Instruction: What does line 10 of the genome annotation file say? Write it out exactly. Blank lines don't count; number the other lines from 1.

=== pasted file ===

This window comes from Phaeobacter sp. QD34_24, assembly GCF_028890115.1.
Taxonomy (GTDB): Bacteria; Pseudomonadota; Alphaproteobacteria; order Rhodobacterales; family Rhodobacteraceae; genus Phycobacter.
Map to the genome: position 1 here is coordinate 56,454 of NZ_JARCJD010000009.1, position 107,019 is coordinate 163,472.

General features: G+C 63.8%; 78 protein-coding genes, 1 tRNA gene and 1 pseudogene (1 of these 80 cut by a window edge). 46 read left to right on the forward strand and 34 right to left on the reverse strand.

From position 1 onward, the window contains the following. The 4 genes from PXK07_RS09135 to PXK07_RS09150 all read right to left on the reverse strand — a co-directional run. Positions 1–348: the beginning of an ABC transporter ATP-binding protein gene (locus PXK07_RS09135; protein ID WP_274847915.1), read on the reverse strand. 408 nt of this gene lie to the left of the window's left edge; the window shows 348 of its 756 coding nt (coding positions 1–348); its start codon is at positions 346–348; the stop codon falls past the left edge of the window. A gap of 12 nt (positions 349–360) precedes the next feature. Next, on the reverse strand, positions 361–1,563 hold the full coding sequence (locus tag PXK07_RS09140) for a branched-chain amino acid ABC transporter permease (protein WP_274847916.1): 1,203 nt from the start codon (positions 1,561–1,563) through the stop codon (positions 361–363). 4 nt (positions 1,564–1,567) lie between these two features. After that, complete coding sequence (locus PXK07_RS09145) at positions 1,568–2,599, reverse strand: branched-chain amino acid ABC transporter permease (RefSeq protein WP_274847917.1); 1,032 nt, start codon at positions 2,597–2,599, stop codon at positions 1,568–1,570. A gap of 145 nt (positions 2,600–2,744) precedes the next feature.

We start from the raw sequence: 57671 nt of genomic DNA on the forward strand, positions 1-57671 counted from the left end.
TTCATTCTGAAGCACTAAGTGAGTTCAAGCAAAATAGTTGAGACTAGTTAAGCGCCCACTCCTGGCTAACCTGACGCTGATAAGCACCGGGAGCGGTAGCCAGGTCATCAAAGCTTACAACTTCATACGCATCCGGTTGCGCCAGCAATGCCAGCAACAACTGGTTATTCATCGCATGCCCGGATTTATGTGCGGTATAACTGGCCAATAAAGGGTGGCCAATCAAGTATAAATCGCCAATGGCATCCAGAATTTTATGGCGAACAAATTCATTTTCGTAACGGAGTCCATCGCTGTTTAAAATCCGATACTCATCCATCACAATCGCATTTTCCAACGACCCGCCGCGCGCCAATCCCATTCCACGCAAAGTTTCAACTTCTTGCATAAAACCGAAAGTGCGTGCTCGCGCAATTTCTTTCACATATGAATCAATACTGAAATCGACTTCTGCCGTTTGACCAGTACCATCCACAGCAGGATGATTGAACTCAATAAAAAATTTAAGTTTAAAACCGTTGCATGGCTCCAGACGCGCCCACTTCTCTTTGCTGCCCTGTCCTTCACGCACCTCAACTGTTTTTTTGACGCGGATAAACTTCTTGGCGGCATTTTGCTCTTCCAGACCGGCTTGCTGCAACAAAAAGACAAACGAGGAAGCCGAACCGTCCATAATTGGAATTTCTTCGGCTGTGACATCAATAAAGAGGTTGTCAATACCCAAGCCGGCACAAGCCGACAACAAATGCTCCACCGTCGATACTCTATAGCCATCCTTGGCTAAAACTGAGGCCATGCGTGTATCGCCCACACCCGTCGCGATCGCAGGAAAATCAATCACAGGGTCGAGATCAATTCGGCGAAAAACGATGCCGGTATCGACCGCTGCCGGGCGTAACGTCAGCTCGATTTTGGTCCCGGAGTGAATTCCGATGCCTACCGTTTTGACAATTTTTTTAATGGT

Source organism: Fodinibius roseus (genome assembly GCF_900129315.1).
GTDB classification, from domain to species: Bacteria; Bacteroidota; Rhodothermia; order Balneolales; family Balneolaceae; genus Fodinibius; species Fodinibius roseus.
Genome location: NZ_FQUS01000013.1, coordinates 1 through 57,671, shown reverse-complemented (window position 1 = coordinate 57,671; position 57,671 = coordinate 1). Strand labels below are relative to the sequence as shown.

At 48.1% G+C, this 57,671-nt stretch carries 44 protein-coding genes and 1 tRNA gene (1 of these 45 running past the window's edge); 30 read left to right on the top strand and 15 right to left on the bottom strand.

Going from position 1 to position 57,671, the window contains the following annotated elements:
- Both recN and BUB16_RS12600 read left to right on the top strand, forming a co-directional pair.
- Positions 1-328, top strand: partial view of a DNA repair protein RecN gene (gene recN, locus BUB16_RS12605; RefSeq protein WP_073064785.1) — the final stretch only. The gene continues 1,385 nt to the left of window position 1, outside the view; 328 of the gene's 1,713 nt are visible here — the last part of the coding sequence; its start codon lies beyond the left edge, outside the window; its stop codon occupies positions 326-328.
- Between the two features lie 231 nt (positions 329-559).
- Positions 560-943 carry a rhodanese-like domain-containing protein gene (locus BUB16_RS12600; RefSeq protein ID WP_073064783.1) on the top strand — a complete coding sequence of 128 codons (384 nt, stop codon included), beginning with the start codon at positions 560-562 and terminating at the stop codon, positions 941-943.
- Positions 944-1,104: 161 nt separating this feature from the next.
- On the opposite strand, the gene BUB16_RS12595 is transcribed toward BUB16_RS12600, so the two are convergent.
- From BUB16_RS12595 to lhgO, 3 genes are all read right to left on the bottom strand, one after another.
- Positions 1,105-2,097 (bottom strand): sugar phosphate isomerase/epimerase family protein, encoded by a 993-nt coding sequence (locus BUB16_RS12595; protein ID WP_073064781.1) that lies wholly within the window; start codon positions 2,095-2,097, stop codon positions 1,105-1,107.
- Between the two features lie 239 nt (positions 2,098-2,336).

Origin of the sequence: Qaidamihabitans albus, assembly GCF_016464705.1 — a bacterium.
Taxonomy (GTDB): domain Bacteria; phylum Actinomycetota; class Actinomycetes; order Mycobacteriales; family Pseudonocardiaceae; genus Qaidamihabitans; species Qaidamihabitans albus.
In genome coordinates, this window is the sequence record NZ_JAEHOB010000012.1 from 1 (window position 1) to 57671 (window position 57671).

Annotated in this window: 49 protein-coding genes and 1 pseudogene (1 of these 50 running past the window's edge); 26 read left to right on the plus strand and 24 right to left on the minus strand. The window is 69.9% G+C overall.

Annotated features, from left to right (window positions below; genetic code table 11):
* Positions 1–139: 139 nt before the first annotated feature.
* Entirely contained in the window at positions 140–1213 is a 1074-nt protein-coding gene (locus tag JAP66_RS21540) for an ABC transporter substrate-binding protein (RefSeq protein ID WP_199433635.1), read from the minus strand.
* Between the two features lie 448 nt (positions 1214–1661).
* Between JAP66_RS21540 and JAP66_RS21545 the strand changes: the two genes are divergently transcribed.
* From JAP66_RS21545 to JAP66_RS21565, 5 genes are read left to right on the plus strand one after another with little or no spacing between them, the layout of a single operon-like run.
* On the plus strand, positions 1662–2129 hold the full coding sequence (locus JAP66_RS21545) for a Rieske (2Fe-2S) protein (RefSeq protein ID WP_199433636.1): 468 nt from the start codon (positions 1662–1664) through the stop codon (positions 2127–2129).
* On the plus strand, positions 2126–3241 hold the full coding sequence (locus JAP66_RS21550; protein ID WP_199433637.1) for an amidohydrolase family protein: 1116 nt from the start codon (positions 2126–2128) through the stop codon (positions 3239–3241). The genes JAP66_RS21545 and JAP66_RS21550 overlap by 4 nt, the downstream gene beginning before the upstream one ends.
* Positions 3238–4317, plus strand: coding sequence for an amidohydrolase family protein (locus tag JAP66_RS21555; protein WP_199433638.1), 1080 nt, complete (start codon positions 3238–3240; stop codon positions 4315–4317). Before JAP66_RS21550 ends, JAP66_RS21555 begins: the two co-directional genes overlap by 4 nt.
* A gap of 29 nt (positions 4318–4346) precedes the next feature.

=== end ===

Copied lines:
Genome location: NZ_FQUS01000013.1, coordinates 1 through 57,671, shown reverse-complemented (window position 1 = coordinate 57,671; position 57,671 = coordinate 1). Strand labels below are relative to the sequence as shown.